At a recent Tackling Global Challenges event in London, North P&I’s Tiejha Smyth looked at how the 2020 sulphur cap is affecting charter parties and the concerns of charterers and owners
Speaking at North P&I’s Tackling Global Challenges event in London on 12 December, deputy director of freight, demurrage and defense (FD&D) Tiejha Smyth discussed how IMO’s sulphur cap is affecting charter parties, the concerns charterers and owners have and how best to address these.
“We are coming into a period where charter parties are ending and there will be a new wave of charter parties being entered into; that is being done on purpose,” said Ms Smyth.
“A lot of owners have decided not to enter into long-term charter parties because of the uncertainty surrounding 2020; likewise, charterers have had the same concerns.”
The big focus, said Ms Smyth, was the switchover on 1 January itself, which will involve owners and charterers agreeing a plan of action.
For example, bunker tank systems will need preparation to take on compliant fuel; this will take time and has health and safety implications.
Owners are concerned about what fuel will be available after their tanks are prepared. Such preparation will need to happen prior to the cap coming into force, but if compliant fuel is unavailable, noncompliant fuel will need to be bunkered again. As such, the tanks may require additional preparation and availability of facilities, logistics and costs will then need to be considered. If that is not done and compliant fuel is stemmed to the vessel, this risks contamination from existing HSFO in the tanks, explained Ms Smyth.
There are many other technical and commercial considerations that will require setting out in charter parties if disputes are to be avoided, said Ms Smyth, noting that a number of clauses to remedy such issues have now been produced.
Bimco for example, has published a clause aimed at dealing with the transition from noncompliant to compliant fuel itself. The clause is intended to be balanced, sharing risk between owners and charterers, thus making it more widely acceptable and easier to insert into charter parties. Owners are responsible for tank cleaning and costs, while charterers are responsible for discharging noncompliant fuel and ensuring it is dealt with in accordance with local regulations. The clause does not prescribe exactly what should be done in terms of the specific detail for tank cleaning, or mandate it, as it may not be necessary for all vessels, said Ms Smyth. It is also only relevant for charter parties that span 2020.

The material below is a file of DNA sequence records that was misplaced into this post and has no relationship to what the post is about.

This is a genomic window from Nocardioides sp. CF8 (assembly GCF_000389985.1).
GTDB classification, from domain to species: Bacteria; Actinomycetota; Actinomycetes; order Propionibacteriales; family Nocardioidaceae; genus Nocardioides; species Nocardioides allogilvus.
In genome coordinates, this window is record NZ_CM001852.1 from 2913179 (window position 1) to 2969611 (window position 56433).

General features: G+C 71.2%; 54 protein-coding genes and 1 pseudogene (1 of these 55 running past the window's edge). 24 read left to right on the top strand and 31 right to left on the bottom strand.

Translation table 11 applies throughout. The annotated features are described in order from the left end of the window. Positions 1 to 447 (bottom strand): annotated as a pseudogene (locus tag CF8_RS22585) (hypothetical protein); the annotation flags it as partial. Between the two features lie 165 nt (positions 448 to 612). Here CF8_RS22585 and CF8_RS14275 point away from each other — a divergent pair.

Intertanko has produced a clause that handles many more issues; this requires amendment according on the type of charter party and other factors, such as vessel and trade type. It can be used for charter parties ending before 2020.
North P&I has also produced its own transition clause. This enables owners and charterers to set out the last date for vessels to take on HSFO and the earliest date to take on compliant fuel, as well as when bunker tank cleaning should take place and what should happen if compliant fuel is not available following tank cleaning.
Fuel quality concerns
Ms Smyth explained that the way 0.5% sulphur fuels will be produced also raises quality concerns.
ISO 8217 is often used as a reference for handling fuel quality issues in charter parties, but this is currently under review and the next version is not expected to become available until 2021 at the earliest, resulting in an interim period in which a one-size-fits-all standard will not be available. ISO is in the process of producing a publicly available fuel specification for the interim period.
Ms Smyth said Bimco’s recently published sulphur-content clause is wide enough to meet specification needs for sulphur content, and while it does not address quality concerns in its own right, it has been drafted to be compatible with other quality-related clauses. This replaces the 2005 sulphur-content clause.
Speculation is rife concerning what fuel will be available and how compliance will be enforced post 2020.
To this end, IMO has a committee producing guidelines on port enforcement, which are expected to be available in June 2019. In the meantime, Ms Smyth said, North P&I advises owners to ensure they conduct proper due diligence. IMO’s draft vessel implementation plan will set out the parameters for meeting 2020 requirements and it is recommended all vessels have such a plan. This will be looked at by port state control when deciding on fining or detaining vessels in situations of noncompliance where fuel is not available. This plan refers to commercial considerations, such as charter parties, suggesting this will be factored in by port states when handling such situations.”
Noting how the unknowns on this matter are creating concern, Ms Smyth said: “We can make some educated guesses and I think the message still is that preparation will be key.”